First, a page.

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EXTRA EXTRA | IMPORTANT TOPIC: El Paso, TX Chiropractor Recommended

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39. Baecklund E, Iliadou A, Askling J, et al. Association of chronic inflammation, not its treatment, with increased lymphoma risk in rheumatoid arthritis. Arthritis Rheum. 2006;54(3):692-701.
40. Friedewald VE, Ganz P, Kremer JM, et al. AJC editor’s consensus: rheumatoid arthritis and atherosclerotic cardiovascular disease. Am J Cardiol. 2010;106(3): 442-447.
41. Atzeni F, Turiel M, Caporali R, et al. The effect of phar- macological therapy on the cardiovascular system of patients with systemic rheumatic diseases. Autoimmun Rev. 2010;9(12):835-839.

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How Arthritis Can Affect the Knee

How Arthritis Can Affect the Knee

Arthritis is characterized as the inflammation of one or multiple joints. The most common symptoms of arthritis include pain and discomfort, swelling, inflammation, and stiffness, among others. Arthritis may affect any joint in the human body, however, it commonly develops in the knee.   Knee arthritis can make everyday physical activities difficult. The most prevalent types of arthritis are osteoarthritis and rheumatoid arthritis, although there are well over 100 distinct forms of arthritis, affecting children and adults alike. While there is no cure for arthritis, many treatment approaches can help treat the symptoms of knee arthritis.

 

Anatomy of the Knee

  The knee is the largest and strongest joint in the human body. It is made up of the lower end of the thigh bone, or femur, the top end of the shin bone, or tibia, and the kneecap, or patella. The ends of the three bones are covered with articular cartilage, a smooth, slippery structure which protects and cushions the bones when bending and straightening the knee.

  Two wedge-shaped parts of cartilage, known as the meniscus, function as shock absorbers between the bones of the knee to help cushion the joint and provide stability. The knee joint is also surrounded by a thin lining known as the synovial membrane. This membrane releases a fluid which lubricates the cartilage and also helps reduce friction in the knee. The significant kinds of arthritis that affect the knee include osteoarthritis, rheumatoid arthritis, and post-traumatic arthritis.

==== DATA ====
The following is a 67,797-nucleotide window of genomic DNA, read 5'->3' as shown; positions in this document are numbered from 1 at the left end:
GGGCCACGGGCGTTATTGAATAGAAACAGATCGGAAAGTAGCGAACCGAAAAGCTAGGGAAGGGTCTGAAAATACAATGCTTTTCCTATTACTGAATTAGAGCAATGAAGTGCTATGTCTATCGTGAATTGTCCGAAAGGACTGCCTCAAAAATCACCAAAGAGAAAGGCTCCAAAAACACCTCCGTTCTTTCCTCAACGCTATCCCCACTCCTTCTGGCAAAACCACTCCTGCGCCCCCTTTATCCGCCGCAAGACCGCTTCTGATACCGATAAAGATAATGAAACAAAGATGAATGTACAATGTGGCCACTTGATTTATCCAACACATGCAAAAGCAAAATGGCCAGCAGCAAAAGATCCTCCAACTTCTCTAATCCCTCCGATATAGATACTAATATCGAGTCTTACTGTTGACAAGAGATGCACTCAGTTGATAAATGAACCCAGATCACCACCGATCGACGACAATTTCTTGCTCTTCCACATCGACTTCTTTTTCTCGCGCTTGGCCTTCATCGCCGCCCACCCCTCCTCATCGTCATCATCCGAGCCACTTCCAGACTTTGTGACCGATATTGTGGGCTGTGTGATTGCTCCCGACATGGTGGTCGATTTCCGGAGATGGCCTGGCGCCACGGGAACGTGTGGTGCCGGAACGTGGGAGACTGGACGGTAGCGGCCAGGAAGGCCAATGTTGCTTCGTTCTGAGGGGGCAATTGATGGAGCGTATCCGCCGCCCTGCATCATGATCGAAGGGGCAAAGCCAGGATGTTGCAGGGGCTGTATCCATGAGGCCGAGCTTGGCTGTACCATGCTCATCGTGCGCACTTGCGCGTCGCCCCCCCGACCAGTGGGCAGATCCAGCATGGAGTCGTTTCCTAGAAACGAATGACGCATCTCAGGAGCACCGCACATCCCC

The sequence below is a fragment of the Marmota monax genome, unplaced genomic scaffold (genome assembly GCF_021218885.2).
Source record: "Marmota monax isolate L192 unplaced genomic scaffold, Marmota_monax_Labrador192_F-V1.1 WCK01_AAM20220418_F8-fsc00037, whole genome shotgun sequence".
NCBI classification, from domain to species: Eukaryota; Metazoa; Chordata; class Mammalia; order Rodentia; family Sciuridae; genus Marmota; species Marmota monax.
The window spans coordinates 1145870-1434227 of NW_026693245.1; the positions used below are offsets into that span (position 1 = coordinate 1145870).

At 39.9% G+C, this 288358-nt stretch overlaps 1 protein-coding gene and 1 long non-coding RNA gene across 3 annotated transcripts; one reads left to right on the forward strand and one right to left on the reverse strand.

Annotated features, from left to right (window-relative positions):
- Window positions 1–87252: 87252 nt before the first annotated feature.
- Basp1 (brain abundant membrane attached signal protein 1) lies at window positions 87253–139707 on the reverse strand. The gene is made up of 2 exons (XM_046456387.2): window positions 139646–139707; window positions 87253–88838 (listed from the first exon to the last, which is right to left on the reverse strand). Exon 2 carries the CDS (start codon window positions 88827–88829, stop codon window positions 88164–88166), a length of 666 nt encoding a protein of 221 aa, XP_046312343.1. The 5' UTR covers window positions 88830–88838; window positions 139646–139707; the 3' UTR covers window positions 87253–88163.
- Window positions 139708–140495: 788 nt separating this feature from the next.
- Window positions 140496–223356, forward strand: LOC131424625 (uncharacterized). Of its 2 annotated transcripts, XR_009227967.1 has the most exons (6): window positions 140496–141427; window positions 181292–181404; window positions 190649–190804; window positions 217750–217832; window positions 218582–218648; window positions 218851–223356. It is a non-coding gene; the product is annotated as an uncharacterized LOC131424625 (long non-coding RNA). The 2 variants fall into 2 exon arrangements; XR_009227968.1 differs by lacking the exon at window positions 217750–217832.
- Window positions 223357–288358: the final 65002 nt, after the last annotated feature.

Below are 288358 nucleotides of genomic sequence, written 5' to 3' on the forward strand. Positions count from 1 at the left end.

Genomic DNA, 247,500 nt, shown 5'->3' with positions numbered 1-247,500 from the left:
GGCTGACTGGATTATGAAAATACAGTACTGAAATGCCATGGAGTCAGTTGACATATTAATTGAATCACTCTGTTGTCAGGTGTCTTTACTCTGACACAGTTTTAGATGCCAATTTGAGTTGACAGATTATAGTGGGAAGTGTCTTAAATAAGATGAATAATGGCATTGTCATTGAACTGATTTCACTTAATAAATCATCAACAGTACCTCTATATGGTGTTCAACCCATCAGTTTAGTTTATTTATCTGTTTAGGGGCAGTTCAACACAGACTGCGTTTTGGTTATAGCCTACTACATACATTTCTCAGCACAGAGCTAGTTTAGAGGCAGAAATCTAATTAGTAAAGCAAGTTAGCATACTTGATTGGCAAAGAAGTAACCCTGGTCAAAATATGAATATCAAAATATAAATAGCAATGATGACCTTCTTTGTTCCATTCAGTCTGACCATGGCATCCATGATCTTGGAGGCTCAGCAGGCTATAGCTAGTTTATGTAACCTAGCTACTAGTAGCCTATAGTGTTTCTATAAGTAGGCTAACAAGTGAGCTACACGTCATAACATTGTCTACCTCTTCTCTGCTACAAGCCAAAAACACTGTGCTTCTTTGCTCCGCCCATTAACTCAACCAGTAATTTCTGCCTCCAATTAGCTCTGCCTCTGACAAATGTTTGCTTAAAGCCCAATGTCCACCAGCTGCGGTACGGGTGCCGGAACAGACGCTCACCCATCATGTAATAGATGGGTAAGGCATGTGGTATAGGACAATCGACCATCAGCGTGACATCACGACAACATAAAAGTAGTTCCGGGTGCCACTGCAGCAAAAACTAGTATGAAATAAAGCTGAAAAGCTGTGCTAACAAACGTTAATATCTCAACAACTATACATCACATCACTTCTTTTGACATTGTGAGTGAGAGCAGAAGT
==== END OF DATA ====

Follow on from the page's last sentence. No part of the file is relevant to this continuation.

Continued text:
Osteoarthritis

  Osteoarthritis is the most common type of arthritis which affects the knee joint. This form of arthritis is a degenerative, wear-and-tear health issue which occurs most commonly in people 50 years of age and older, however, it may also develop in younger people.

  In osteoarthritis, the cartilage in the knee joint gradually wears away. As the cartilage wears away, the distance between the bones decreases. This can result in bone rubbing and it can create painful bone spurs. Osteoarthritis generally develops slowly but the pain may worsen over time.

 

Rheumatoid Arthritis

  Rheumatoid arthritis is a chronic health issue which affects multiple joints throughout the body, especially the knee joint. RA is also symmetrical, meaning it often affects the same joint on each side of the human body.

  In rheumatoid arthritis, the synovial membrane that covers the knee joint becomes inflamed and swollen, causing knee pain, discomfort, and stiffness. RA is an autoimmune disease, which means that the immune system attacks its own soft tissues. The immune system attacks healthy tissue, including tendons, ligaments and cartilage, as well as softens the bone.

 

Post-traumatic Arthritis

  Posttraumatic arthritis is a form of arthritis that develops after damage or injury to the knee. By way of instance, the knee joint may be harmed by a broken bone, or fracture, and result in post-traumatic arthritis years after the initial injury. Meniscal tears and ligament injuries can cause additional wear-and-tear on the knee joint, which over time can lead to arthritis and other problems.

 

Symptoms of Knee Arthritis

  The most common symptoms of knee arthritis include pain and discomfort, inflammation, swelling, and stiffness. Although sudden onset is probable, the painful symptoms generally develop gradually over time. Additional symptoms of knee arthritis can be recognized as follows:

 

  • The joint may become stiff and swollen, making it difficult to bend and straighten the knee.
  • Swelling and inflammation may be worse in the morning, or when sitting or resting.
  • Vigorous activity might cause the pain to flare up.
  • Loose fragments of cartilage and other soft tissue may interfere with the smooth motion of the joints, causing the knee to lock or stick through motion. It could also creak, click, snap or make a grinding sound, known as crepitus.
  • Pain can cause a sense of fatigue or buckling from the knee.
  • Many individuals with arthritis may also describe increased joint pain with rainy weather and climate changes.

 

 

Diagnosis for Knee Arthritis

  During the patient’s appointment for diagnosis of knee arthritis, the healthcare professional will talk about the symptoms and medical history, as well as conduct a physical examination. The doctor may also order imaging diagnostic tests, such as X-rays, MRI or blood tests for further diagnosis. During the physical examination, the doctor will search for:

 

  • Joint inflammation, swelling, warmth, or redness
  • Tenderness around the knee joint
  • Assortment of passive and active movement
  • Instability of the knee joint
  • Crepitus, the grating sensation inside the joint, with motion
  • Pain when weight is placed on the knee
  • Issues with gait, or manner of walking
  • Any signs of damage or injury to the muscles, tendons, and ligaments surrounding the knee joint